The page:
Social network analysis often involves the interpretation of social network diagrams. Many people are familiar with the diagrams individuals post on their own social networks that can be created by using apps such as InMaps for LinkedIn which can provide a visual representation of your social network. LinkedIn was chosen for this example since it is one of the personal social networks where an individual may be purposefully curating their network. Whether it is connecting with customers or potential employers, there are many reasons to study and identify where to expand your professional social network.
Not Just a Pretty Picture
These network diagram apps create visually stunning representations of your social network, but they can also be a useful tool to identify gaps or structural holes in your personal network. Are there areas in your professional past which are missing connections? Searching former coworkers or classmates as well as their connections can help fill areas where you are lacking connections.
Too Much of the Same
If your social network diagram is made up of one colour and looks like a tight ball (like the purple one on the right in the above diagram), this is an indication that your network is all from the same organization. Perhaps you are a student without any other work experience and all your connections are fellow students and instructors. Maybe you’ve only worked for one company in your career. Either way you have too much homophily. Forming a tight network with individuals you share strong ties with seems like an intelligent choice. If you are staying in the same area of work, you want to know others in the same industry. Unfortunately this reasoning may not help you when you search for a new job. If you and your connections all work for the same company, they may not be useful when trying to find new employment. It has been shown that your weak ties, those that you may have no strong social connection to, may be more useful when job searching.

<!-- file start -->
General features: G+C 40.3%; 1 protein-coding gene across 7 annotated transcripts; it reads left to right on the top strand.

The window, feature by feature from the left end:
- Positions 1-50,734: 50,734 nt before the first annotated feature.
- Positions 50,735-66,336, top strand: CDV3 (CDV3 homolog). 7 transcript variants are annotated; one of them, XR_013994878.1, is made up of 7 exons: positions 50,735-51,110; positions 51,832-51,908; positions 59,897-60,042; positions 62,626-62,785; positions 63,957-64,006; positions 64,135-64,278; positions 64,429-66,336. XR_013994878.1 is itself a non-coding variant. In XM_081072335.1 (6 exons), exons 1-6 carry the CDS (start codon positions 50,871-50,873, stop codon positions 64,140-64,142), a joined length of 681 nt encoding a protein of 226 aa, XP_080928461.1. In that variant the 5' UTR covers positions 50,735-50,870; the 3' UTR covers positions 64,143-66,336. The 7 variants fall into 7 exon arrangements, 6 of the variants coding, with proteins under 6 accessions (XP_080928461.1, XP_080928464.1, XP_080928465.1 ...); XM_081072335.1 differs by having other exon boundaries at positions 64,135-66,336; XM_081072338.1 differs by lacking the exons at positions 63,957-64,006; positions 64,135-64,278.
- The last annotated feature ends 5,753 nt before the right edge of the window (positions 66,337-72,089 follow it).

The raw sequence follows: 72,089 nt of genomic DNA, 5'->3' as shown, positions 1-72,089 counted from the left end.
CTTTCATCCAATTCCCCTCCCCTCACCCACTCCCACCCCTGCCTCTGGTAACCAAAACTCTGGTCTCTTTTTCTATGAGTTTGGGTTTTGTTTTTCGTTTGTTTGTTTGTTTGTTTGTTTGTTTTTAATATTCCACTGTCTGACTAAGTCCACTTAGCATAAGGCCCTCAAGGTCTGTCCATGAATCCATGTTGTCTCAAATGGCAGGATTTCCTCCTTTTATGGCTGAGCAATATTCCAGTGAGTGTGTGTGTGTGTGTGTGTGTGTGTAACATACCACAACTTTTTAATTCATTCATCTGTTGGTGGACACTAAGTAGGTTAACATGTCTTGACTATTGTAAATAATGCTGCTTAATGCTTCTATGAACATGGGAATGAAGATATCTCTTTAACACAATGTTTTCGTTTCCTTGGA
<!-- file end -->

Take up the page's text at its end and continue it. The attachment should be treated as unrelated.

Not just for LinkedIn…
A personal Facebook network can be visually mapped as well, and is certainly interesting particularly to identify small world connections and how interconnected your friends really are. If you work in an area where personal recommendations and references are important, curating your personal social networks may make sense. Another option may be to connect with your friends though your professional social network as well. This not only creates greater diffusion of your professional network but also adds multiplexity to your network. Kadushin mentions in Chapter 12 of Understanding Social Networks: Theories, Concepts, and Findings, “networks can be ‘stacked’ by creating matrixes of more than one relationship” (p.203). You may have friends who are also coworkers, clients or classmates.
The Tool is only as Good as the User
The use of LinkedIn and social network diagrams are only as useful as they are accurate representations of your profile and professional network. Not everyone you are connected to professionally is on LinkedIn. Getting in the habit of searching and then connecting with new connections you’ve made professionally is a good step towards accurately portraying your network. Making sure your profile is accurate and up to date is also useful for individuals looking to connect with you.
Taking time to analyse your network and where it can be improved can help increase your social capital as well as increase your ability to be a connector for your friends, clients and colleagues.
A shout out to Leo Urrutia for sharing the InMaps social network diagram app.
Kadushin, C. (2012). Understanding Social Networks: Theories, concepts, and findings. New York: Oxford University Press.